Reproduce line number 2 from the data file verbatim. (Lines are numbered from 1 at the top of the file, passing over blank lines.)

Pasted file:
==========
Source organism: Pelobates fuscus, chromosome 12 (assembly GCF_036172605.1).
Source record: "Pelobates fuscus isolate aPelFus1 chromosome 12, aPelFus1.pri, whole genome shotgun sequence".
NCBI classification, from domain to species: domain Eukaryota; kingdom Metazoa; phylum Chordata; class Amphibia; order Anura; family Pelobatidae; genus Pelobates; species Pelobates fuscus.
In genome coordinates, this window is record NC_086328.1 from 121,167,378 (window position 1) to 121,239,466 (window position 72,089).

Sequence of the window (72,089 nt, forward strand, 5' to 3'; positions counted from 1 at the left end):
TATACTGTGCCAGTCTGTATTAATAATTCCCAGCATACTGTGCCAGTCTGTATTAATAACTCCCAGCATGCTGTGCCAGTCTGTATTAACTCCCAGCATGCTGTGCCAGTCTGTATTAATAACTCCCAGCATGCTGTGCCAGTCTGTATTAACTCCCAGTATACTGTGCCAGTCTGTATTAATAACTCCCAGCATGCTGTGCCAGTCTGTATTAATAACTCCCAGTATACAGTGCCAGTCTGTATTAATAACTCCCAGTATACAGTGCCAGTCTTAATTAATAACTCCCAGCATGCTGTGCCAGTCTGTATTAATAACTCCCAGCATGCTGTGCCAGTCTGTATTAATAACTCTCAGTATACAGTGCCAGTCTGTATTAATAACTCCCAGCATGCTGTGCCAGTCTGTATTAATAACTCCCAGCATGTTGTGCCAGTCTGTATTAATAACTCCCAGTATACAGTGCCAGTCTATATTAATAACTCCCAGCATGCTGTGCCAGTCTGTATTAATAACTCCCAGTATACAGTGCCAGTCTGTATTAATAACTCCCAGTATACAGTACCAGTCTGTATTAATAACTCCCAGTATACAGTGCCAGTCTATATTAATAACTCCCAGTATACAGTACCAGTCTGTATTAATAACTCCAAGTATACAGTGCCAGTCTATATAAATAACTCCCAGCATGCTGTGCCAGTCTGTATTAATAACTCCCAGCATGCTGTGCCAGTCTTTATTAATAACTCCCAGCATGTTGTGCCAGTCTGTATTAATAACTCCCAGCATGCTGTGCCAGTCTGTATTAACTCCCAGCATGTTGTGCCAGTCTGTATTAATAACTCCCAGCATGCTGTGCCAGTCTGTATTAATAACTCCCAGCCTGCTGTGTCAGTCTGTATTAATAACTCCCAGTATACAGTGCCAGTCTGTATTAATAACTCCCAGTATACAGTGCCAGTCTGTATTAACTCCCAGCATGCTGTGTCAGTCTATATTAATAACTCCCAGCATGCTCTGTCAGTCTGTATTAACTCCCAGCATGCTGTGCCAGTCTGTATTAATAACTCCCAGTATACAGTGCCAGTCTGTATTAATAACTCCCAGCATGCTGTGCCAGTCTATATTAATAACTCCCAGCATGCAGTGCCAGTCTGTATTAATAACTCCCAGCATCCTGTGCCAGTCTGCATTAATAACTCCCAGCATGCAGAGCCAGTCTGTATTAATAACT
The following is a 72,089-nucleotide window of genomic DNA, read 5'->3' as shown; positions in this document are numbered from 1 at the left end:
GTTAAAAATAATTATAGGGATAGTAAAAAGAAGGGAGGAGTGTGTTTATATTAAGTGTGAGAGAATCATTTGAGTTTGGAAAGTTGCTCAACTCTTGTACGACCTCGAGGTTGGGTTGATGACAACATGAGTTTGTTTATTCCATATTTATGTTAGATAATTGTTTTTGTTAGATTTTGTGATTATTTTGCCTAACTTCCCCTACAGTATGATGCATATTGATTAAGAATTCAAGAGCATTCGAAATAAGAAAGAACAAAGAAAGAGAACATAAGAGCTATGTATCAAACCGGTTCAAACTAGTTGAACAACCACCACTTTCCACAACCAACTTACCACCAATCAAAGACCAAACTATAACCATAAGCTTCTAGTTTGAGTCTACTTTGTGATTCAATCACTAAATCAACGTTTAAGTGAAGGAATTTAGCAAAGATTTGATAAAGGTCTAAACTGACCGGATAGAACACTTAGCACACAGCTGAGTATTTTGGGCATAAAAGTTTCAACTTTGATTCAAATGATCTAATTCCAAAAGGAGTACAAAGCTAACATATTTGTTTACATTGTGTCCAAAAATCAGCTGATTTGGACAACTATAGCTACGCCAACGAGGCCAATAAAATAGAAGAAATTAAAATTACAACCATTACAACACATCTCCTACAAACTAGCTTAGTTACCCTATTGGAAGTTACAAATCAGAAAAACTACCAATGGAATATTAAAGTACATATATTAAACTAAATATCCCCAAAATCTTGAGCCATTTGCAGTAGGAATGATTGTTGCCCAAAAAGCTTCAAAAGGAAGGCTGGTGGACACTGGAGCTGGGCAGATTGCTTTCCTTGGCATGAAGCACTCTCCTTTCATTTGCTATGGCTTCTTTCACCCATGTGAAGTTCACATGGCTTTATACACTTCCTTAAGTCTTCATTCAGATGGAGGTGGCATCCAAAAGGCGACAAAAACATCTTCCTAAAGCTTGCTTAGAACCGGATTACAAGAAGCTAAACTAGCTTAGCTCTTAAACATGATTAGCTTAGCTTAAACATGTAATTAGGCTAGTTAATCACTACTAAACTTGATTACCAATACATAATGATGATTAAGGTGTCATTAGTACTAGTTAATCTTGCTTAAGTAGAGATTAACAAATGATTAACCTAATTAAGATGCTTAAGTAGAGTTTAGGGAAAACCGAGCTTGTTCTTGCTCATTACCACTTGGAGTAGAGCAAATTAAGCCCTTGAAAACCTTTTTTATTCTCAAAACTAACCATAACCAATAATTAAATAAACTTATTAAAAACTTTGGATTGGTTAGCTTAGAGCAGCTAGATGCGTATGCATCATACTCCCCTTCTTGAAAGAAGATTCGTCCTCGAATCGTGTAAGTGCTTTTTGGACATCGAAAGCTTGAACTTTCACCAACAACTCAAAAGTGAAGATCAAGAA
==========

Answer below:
Source record: "Pelobates fuscus isolate aPelFus1 chromosome 12, aPelFus1.pri, whole genome shotgun sequence".